N. Korea: Sanctions may not be the answer

Leaders of most countries would buckle under the weight of economic sanctions such as those the United Nations is preparing to implement against North Korea. If fully effective, the punitive steps could slash that nation’s exports by as much as one-third.

President Donald Trump and other U.S. leaders have hailed the sanctions plan as a path toward convincing North Korean dictator Kim Jong Un to abandon his weapons buildup.

Some experts warn not to expect that to happen. Sanctions have not worked in the past against Kim or his predecessors, who happen to have been his father and grandfather.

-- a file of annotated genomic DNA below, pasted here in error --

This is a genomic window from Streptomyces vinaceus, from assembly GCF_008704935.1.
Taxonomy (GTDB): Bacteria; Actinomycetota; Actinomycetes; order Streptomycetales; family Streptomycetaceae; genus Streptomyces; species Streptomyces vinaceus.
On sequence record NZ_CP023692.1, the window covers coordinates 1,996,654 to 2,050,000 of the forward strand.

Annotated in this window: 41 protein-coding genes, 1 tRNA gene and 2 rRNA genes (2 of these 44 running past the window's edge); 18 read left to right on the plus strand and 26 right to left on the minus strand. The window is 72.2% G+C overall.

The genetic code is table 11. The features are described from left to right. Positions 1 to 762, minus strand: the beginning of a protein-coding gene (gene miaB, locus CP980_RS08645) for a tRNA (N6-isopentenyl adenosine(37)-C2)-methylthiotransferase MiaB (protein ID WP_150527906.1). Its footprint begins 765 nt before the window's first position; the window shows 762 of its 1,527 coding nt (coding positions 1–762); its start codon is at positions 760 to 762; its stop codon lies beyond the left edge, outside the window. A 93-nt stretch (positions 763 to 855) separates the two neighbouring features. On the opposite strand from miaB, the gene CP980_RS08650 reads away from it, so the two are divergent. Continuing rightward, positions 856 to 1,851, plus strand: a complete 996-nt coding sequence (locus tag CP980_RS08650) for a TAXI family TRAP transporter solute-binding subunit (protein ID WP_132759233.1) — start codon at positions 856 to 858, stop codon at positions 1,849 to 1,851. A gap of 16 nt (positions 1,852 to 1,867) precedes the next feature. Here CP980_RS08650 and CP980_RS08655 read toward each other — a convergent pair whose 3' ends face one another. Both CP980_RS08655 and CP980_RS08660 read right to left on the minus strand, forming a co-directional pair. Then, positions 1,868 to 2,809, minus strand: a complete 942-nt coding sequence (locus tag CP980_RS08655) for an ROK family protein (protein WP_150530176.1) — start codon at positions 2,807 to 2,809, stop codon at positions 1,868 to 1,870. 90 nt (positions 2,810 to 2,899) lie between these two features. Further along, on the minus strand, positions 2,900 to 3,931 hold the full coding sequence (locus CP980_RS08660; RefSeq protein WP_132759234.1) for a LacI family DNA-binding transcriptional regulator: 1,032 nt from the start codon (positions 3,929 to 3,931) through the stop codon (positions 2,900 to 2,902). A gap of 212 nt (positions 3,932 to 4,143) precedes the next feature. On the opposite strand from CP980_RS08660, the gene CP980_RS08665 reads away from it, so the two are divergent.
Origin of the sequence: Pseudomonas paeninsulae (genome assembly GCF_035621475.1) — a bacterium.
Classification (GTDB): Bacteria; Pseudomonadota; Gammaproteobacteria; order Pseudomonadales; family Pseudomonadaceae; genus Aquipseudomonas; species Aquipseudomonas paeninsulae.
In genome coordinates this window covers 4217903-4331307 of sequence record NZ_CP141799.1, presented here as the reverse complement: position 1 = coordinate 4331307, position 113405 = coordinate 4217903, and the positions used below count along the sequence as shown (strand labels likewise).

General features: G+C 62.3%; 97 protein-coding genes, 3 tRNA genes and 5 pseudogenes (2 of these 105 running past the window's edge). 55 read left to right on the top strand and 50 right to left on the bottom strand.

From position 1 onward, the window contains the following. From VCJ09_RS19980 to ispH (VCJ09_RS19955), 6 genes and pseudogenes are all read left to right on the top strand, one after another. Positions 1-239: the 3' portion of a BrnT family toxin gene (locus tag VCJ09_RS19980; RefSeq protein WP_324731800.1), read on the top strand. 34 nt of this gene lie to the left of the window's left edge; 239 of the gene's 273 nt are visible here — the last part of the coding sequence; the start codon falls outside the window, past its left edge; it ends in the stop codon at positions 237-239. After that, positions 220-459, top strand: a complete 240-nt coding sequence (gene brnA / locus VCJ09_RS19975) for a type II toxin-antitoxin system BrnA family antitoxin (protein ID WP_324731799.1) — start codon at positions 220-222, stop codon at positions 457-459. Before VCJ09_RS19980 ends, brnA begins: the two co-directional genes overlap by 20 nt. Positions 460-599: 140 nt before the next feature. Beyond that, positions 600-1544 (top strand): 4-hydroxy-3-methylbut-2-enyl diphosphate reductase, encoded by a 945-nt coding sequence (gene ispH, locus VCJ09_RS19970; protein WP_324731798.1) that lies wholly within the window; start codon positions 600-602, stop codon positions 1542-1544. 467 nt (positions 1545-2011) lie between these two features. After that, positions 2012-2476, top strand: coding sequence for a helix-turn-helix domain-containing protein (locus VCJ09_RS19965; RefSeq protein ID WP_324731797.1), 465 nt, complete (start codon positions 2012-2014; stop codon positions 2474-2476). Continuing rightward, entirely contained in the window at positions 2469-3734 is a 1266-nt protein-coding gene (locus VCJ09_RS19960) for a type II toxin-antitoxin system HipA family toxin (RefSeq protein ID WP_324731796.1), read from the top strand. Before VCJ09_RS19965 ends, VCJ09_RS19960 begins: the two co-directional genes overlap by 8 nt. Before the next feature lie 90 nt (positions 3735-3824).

Expanding and holding onto power are all that matter to Kim. He cares not what tragedies may befall the North Korean people as a result of the sanctions.

So what if starvation claims more North Koreans? As sad and sick as that sort of philosophy seems to us, it is how Kim thinks.

Outside the halls of power in Washington and other national capitals, no one knows whether countries threatened by Kim’s militarism have a backup plan for if — or rather, when — the sanctions fail. If not, one had better be put together within the next few months, when it may be needed badly.